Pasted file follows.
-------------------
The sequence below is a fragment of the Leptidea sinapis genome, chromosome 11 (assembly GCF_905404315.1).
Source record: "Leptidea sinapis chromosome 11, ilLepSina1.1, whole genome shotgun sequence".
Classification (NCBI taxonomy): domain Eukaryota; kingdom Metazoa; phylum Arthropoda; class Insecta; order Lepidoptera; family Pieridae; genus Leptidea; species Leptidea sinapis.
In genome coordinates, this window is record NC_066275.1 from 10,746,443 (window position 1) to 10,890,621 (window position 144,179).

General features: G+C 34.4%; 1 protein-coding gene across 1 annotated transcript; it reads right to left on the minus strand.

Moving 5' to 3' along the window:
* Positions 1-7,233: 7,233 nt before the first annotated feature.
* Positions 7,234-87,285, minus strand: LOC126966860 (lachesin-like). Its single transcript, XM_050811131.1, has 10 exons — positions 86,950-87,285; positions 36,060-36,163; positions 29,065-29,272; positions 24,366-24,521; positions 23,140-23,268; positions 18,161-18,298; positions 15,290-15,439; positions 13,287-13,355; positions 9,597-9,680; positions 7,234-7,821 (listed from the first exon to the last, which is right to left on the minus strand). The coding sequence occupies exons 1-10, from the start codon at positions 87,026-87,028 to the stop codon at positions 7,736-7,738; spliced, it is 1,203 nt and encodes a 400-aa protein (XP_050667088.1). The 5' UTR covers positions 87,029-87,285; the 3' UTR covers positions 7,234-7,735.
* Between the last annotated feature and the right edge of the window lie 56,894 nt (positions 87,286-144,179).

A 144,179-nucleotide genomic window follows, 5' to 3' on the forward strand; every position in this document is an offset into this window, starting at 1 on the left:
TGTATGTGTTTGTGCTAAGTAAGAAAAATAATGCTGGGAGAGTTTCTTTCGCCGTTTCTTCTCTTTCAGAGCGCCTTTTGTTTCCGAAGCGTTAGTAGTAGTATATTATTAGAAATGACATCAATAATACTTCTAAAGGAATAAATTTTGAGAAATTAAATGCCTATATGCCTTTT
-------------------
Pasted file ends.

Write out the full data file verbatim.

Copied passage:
The sequence below is a fragment of the Leptidea sinapis genome, chromosome 11 (assembly GCF_905404315.1).
Source record: "Leptidea sinapis chromosome 11, ilLepSina1.1, whole genome shotgun sequence".
Classification (NCBI taxonomy): domain Eukaryota; kingdom Metazoa; phylum Arthropoda; class Insecta; order Lepidoptera; family Pieridae; genus Leptidea; species Leptidea sinapis.
In genome coordinates, this window is record NC_066275.1 from 10,746,443 (window position 1) to 10,890,621 (window position 144,179).

General features: G+C 34.4%; 1 protein-coding gene across 1 annotated transcript; it reads right to left on the minus strand.

Moving 5' to 3' along the window:
* Positions 1-7,233: 7,233 nt before the first annotated feature.
* Positions 7,234-87,285, minus strand: LOC126966860 (lachesin-like). Its single transcript, XM_050811131.1, has 10 exons — positions 86,950-87,285; positions 36,060-36,163; positions 29,065-29,272; positions 24,366-24,521; positions 23,140-23,268; positions 18,161-18,298; positions 15,290-15,439; positions 13,287-13,355; positions 9,597-9,680; positions 7,234-7,821 (listed from the first exon to the last, which is right to left on the minus strand). The coding sequence occupies exons 1-10, from the start codon at positions 87,026-87,028 to the stop codon at positions 7,736-7,738; spliced, it is 1,203 nt and encodes a 400-aa protein (XP_050667088.1). The 5' UTR covers positions 87,029-87,285; the 3' UTR covers positions 7,234-7,735.
* Between the last annotated feature and the right edge of the window lie 56,894 nt (positions 87,286-144,179).

A 144,179-nucleotide genomic window follows, 5' to 3' on the forward strand; every position in this document is an offset into this window, starting at 1 on the left:
TGTATGTGTTTGTGCTAAGTAAGAAAAATAATGCTGGGAGAGTTTCTTTCGCCGTTTCTTCTCTTTCAGAGCGCCTTTTGTTTCCGAAGCGTTAGTAGTAGTATATTATTAGAAATGACATCAATAATACTTCTAAAGGAATAAATTTTGAGAAATTAAATGCCTATATGCCTTTT